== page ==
Lists to Live By
I have always found fascinating the desire we human beings have to reduce the difficulties of life through the practice of a few simple "laws." The first list of "laws to live by" that I was really excited about was called The Boy Scout Law, and it had twelve points. A good Scout is:
For me, growing up in eastern Ohio in the late 40s and early 50s, scouting was much more important to me than anything else. I still remember summers I spent at Camp Avery Hand, and the ceremony at the end of each week in which we all paraded, in the dark, past a row of twelve torches, set back off the path maybe twenty feet, and several steps apart. Each torch illuminated a wooden slab on which was painted one of the 12 points of The Boy Scout Law.
We carried with us twelve small stones we had been instructed to bring, and as we passed each of the twelve points, we were supposed to throw one of the stones at whatever "point" or worthwhile quality we had not really lived out during the week. Although a few stones usually landed at "Obedient" and "Clean," most of us got through the list without tossing more than a pebble or two. Consequently, by the end of the walk, we always still had lots of stones still among us. These we usually hurled with so much vigor at the final sign, "Reverent" that it sounded like machine guns were going off in the forest.
Like most of us, I had been exposed to another list, The Ten Commandments, and I had even seen the movie that came out in 1956 (which, incidentally, I thought was much better than the book). That list, followed by Jews and Christians when it is convenient, goes like this:
· Thou shalt have no other gods before me.
· Thou shalt not make unto thee any graven image.
· Thou shalt not take the name of the Lord thy God in vain.
· Remember the Sabbath day, to keep it holy.
· Honor thy father and thy mother.
· Thou shalt not kill.
· Thou shalt not commit adultery.
· Thou shalt not steal.
· Thou shalt not bear false witness against thy neighbor.
· Thou shalt not covet.
Imagine most of our political leaders, and political leaders all over the world, being asked to "come clean," to walk past a row of plaques, each containing one of the Commandments (keep in mind this is the "Word of God," presented to Moses on Mt. Sinai), or even the 12 points of the Boy Scout Law, and being asked to throw a pebble toward each commandment or point they had violated. They, and many of us, would have to have their own private gravel pits!
And of course God gave Moses lots of other and often contradictory laws like, "If a woman commits adultery, kill her." (But, but, but…what about "Thou shalt not kill?") And what about God’s laws, from Leviticus, also given to Moses, "Engage in no commercial activity on the Sabbath," or "Do not travel more than two miles from your home on the Sabbath." The attitude most of us seem to have is that, except when they suit us, the Old Testament God can take his laws and stuff them. Maybe that is appropriate.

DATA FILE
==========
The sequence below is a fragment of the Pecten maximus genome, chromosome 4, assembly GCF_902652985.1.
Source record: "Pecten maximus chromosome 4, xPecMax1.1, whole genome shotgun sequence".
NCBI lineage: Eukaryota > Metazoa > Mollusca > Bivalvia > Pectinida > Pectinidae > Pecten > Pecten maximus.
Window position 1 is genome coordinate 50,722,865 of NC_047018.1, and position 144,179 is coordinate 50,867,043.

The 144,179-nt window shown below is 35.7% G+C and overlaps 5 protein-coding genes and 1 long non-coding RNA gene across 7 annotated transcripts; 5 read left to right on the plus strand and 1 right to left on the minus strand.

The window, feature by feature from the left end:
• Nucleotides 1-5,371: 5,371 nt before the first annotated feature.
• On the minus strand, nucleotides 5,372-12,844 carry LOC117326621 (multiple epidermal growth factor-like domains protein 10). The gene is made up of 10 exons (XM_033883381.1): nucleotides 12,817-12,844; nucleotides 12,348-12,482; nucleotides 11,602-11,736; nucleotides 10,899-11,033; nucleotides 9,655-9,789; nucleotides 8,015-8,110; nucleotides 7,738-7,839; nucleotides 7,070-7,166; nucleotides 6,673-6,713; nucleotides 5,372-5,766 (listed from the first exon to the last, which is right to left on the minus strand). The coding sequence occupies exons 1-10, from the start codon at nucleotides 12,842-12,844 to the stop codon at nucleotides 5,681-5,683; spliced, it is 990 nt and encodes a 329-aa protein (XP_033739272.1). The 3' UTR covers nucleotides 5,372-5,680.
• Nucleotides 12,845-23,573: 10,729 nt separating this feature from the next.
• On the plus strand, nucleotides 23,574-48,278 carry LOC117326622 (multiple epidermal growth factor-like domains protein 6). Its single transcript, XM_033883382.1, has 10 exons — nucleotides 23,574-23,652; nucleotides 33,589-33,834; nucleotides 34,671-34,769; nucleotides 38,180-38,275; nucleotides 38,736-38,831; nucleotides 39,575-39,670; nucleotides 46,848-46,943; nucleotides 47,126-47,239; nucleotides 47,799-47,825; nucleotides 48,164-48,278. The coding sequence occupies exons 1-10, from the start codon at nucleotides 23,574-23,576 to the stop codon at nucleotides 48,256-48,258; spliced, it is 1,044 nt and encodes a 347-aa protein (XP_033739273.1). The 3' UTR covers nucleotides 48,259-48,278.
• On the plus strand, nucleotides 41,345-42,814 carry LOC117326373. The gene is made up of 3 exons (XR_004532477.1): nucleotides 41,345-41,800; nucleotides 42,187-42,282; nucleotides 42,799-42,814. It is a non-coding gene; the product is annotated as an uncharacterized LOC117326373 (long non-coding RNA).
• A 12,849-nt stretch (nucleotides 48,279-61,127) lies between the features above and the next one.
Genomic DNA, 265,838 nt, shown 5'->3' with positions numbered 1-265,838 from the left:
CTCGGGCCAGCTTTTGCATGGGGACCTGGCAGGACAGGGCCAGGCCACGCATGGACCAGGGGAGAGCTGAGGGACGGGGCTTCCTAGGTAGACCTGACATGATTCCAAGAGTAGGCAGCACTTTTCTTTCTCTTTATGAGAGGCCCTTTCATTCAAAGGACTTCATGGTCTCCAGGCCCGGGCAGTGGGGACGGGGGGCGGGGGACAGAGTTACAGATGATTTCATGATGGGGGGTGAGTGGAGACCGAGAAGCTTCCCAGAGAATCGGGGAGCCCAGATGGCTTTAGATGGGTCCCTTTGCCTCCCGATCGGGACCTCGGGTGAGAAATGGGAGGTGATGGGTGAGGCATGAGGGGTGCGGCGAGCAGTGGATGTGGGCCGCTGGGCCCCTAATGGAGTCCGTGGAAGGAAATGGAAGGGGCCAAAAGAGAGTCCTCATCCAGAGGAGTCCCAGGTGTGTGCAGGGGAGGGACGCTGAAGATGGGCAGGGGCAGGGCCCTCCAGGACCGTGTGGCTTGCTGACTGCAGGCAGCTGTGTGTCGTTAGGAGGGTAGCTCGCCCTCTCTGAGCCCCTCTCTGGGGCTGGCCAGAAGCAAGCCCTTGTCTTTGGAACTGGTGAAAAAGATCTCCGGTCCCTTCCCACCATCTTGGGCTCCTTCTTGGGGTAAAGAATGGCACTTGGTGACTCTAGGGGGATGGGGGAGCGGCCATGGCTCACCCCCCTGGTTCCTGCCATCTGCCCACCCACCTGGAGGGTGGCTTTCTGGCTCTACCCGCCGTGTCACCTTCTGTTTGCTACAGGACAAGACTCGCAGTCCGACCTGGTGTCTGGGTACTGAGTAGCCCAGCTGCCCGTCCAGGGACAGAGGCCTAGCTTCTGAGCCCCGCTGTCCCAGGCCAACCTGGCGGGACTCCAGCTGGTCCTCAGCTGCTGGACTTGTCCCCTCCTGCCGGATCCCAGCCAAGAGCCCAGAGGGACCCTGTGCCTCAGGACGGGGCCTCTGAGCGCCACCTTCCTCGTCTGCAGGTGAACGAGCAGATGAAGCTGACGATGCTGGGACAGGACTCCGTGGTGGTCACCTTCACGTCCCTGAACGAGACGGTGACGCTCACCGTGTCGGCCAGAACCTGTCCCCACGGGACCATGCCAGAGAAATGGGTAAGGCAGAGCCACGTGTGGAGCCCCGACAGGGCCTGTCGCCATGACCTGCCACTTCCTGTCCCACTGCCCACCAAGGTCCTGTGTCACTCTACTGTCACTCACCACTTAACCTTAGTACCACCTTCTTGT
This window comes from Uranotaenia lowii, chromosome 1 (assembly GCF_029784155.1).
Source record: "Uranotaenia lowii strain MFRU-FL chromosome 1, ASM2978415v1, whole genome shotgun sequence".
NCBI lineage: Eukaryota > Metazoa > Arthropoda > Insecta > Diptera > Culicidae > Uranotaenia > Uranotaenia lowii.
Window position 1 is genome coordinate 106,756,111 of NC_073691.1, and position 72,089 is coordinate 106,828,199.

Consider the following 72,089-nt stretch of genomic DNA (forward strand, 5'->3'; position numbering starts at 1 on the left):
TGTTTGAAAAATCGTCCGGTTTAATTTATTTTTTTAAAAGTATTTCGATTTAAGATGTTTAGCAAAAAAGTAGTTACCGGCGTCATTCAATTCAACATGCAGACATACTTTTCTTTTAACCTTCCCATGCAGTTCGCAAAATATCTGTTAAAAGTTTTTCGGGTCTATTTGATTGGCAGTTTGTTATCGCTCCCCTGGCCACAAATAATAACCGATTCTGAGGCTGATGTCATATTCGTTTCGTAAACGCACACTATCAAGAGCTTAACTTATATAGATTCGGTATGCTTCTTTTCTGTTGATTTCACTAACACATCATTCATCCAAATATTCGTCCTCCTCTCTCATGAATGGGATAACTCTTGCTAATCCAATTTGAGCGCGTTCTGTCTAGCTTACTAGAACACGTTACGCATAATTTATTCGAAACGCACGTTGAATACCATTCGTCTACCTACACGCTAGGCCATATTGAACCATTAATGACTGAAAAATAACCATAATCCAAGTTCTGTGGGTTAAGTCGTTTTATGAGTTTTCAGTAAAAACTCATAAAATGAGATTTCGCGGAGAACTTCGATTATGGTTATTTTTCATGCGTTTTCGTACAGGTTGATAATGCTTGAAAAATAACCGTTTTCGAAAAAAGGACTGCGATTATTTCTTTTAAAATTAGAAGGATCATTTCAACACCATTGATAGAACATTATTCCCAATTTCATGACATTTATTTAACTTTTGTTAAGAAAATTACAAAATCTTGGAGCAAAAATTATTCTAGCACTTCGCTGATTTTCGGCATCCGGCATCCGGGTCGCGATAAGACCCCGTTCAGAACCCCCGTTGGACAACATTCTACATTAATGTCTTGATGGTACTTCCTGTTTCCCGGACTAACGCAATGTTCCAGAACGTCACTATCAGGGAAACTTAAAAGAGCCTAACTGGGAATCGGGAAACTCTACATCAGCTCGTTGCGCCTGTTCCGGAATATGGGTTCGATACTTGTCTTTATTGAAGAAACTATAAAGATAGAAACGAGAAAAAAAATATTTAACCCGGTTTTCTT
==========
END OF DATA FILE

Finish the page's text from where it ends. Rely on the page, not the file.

For many of us the Old Testament itself lacks credibility. Some, over the centuries, have called it the "Word of God," although there are several different Old Testament "Gods," all with a capital G, and most often the dominant God of the Old Testament is racist, intolerant, mean-spirited, demanding, egotistical, and tyrannical. No wonder we prefer to watch a football game or a soap opera when offered the choice between spending a couple of hours watching the "Yankees versus Red Sox" or reading the Word of God; or between watching "All My Children" and curling up with the Word of God. As human beings, we "vote with our feet." The Old Testament loses hands down.
Jesus Christ, on the other hand, offered a different understanding of God, a God who is tolerant, loving, and forgiving. Christ says we need only two commandments: 1. Love [this New Testament] god with all your heart, all your soul, and all your mind, and 2. Love your neighbor as you love yourself.
Our culture, though, seems to be devoted to money and not love. I am reminded of George Orwell’s paraphrase of a popular passage out of the New Testament: "Though I speak with the tongues of men and of angels, and have not money, I am become as sounding brass, or a tinkling cymbal. And though I have the gift of prophecy, and understand all mysteries, and all knowledge; and though I have all faith so that I could remove mountains, and have not money I am nothing." Well, sentiments like those are clever, even funny, but, to me, they are a bit too cynical.
Regardless of the culture we live in, we can always create a "Culture of One" and make it what we will…perhaps a "culture of love." Christ’s two commandments, and yes, perhaps most of the 12 points of the Boy Scout Law, are probably all we need to live a good life, and a highly spiritual one at that.